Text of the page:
My own research at the University of Prince Edward Island that examined over 140 years of weather observations in Charlottetown has shown that the climate has definitely gotten warmer and drier, especially over the past 10-15 years or so. And that’s where I put my forecast for this winter – to continue the trend and be “warmer and drier”.

Over the past five years, no one group has been “bang on” in predicting the winter climate – the best has been following the long-term climate trends of warmer and drier but this only worked three out of the five years, and really missed our savage winter of 2015. This inability to forecast seasons accurately is because the year-to-year climate is variable – it goes up and down. Climate is nature’s merry-go-round so it is often difficult to predict the coming season even with supercomputers, secret formulas or historical trends. To emphasize this point, we flipped coins to see what Lady Fortune’s forecast for the winter will be – the result being “colder and drier”. So there are many forecasts made but only one will be correct. Predictions are leaning towards a warmer and drier winter for 2018. We’ll have to wait a few months to see who is right, which truly emphasizes our inability to seasonally forecast well.

 

Predictions of PEI Winter 2017
Source Temperature

Warmer (+) Colder(-)

Average (=)

Precipitation

Wetter (+) Drier (-)

Average (=)

Environment Canada + =
Canadian Farmer’s Almanac +
Harrowsmith +
Almanac for Farmers and City Folk +
Old Farmer’s Almanac + +
Dr. Fenech +
Chance (Flip a Coin)

 

. The PEI Weather Trivia Calendar 2018 is now available for purchase at Murphy’s pharmacies and the Bookmart book store. This year’s calendar offers 365 all new PEI weather stories for every day of the year; twelve beautiful full-colour PEI weather photographs; information about extreme rainfall events; the weather history of Greenwich, PEI; historical PEI weather stories about PEI automobile drivers switching to the right side of the road (1924), the first commercial radio station on PEI (1925), and  the Second World War (1939); and much, much more!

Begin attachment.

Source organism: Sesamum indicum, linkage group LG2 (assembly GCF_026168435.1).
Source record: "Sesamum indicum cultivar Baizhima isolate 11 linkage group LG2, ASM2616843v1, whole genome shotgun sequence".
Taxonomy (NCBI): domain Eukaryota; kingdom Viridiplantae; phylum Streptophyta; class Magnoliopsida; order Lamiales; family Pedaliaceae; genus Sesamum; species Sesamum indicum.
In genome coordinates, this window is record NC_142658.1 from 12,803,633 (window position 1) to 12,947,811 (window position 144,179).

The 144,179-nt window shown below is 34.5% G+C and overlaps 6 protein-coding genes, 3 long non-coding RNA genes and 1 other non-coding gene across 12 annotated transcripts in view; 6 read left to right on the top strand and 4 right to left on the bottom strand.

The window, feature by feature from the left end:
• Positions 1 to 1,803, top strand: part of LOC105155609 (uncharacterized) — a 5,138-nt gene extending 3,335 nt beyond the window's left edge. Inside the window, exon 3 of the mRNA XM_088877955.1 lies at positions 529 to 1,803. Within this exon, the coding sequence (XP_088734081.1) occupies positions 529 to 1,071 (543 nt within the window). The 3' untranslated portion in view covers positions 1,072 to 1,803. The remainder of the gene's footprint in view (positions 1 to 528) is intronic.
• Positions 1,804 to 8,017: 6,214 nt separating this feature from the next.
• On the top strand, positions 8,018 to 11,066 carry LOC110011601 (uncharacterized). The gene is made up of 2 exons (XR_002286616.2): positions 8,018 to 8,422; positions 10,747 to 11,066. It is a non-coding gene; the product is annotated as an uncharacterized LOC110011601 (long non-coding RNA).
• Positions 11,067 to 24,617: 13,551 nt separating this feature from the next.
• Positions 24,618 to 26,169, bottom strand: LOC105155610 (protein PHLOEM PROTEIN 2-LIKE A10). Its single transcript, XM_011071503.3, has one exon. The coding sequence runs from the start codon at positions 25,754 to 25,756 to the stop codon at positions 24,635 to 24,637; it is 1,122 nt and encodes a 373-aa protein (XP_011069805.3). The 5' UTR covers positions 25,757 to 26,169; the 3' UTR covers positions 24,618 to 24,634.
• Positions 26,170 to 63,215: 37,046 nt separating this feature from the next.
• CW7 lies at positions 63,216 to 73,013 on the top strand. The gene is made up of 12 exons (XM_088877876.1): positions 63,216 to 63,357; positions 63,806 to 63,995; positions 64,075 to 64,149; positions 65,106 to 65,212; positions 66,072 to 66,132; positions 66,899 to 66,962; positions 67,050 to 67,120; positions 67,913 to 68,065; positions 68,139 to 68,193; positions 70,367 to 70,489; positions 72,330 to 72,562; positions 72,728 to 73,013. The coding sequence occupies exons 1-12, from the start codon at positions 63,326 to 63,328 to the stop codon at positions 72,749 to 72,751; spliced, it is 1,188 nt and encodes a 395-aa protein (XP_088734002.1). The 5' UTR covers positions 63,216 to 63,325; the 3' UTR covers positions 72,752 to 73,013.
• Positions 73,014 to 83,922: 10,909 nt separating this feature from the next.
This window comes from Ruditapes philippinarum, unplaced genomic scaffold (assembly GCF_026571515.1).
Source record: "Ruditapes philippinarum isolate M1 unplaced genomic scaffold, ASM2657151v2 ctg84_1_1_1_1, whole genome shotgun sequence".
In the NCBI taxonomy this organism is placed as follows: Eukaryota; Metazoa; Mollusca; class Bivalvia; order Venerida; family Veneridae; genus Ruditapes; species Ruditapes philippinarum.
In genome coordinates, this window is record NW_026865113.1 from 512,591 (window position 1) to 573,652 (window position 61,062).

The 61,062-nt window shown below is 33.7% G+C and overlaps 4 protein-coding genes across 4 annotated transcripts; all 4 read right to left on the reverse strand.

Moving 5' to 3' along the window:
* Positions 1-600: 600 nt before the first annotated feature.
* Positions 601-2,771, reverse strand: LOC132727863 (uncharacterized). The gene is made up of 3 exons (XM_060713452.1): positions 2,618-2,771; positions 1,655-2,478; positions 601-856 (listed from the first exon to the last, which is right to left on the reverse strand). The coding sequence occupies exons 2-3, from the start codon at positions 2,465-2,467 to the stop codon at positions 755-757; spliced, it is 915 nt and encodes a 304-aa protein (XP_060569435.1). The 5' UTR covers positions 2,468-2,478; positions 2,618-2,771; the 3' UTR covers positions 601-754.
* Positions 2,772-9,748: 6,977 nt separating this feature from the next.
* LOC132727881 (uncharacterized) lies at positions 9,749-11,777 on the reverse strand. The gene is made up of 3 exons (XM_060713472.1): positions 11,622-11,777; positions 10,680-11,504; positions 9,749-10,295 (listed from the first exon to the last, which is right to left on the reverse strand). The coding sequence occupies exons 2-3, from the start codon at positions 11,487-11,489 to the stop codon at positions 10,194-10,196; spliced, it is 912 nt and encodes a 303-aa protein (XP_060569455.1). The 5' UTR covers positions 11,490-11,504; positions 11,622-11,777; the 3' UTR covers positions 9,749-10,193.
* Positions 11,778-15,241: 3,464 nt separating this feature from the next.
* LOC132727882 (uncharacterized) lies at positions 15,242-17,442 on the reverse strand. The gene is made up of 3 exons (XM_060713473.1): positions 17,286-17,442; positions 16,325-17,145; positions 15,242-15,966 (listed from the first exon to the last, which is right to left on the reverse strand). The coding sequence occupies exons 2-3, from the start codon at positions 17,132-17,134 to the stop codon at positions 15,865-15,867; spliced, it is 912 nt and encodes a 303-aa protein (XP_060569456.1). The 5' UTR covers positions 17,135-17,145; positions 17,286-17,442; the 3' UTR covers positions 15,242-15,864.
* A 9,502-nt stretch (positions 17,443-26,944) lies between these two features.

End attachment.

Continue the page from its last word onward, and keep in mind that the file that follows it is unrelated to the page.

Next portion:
Questions? Contact Adam Fenech at afenech@upei.ca or (902) 620-5220

PEI Climate Change Adaptation Recommendations Report – Now Available

The UPEI Climate Lab has completed its development of the Prince Edward Island Climate Change Adaptation Recommendations Report.  The report outlines anticipated climate change impacts for 10 different sectors – Agriculture, Education and Outreach, Energy, Fish and Aquaculture, Forestry and Biodiversity, Insurance, Properties and Infrastructure, Public Health and Safety, Tourism, and Water – and recommends a total of 97 adaptation actions to address them.  This was done with the help of input collected from online submissions, public meetings, and consultations with over 70 sectoral stakeholders.  The Government of Prince Edward Island will be using this Report in the development of its upcoming Climate Change Action Plan.

Despite the work being completed by the Provincial Government, effective adaptation requires coordinated efforts of individuals, businesses, sectors, research institutions, non-governmental organizations, and all levels of government.  Climate change is a shared problem that requires shared responsibility from everyone.  Planned adaptation takes time and the work to develop an informed, forward-looking, comprehensive adaptation strategy must begin immediately.  To achieve this, a clear vision of sustainability, the willingness to disrupt the status quo, a commitment to work together, and the urgency to act swiftly are needed from everyone.  It is insufficient to “prioritize” climate change adaptation; adapting to climate change must be considered a normal way of life.  Concerted effort from every Islander will be required for Prince Edward Island to successfully minimize the impacts that climate change will invariably bring.

Download the Main Report as PDF

Download the Summary Report as PDF

 

PEI Climate Change Adaptation Strategy: Public Consultation

The UPEI Climate Lab is developing the Prince Edward Island Climate Change Adaptation Recommendations Report for the Government of Prince Edward Island.  We are seeking public input to help us develop relevant, practical, and innovative recommendations for climate change adaptation.  Climate change adaptation refers to the ways in which we can take advantage of the opportunities arising from climate change, as well as reduce the negative impacts from climate change.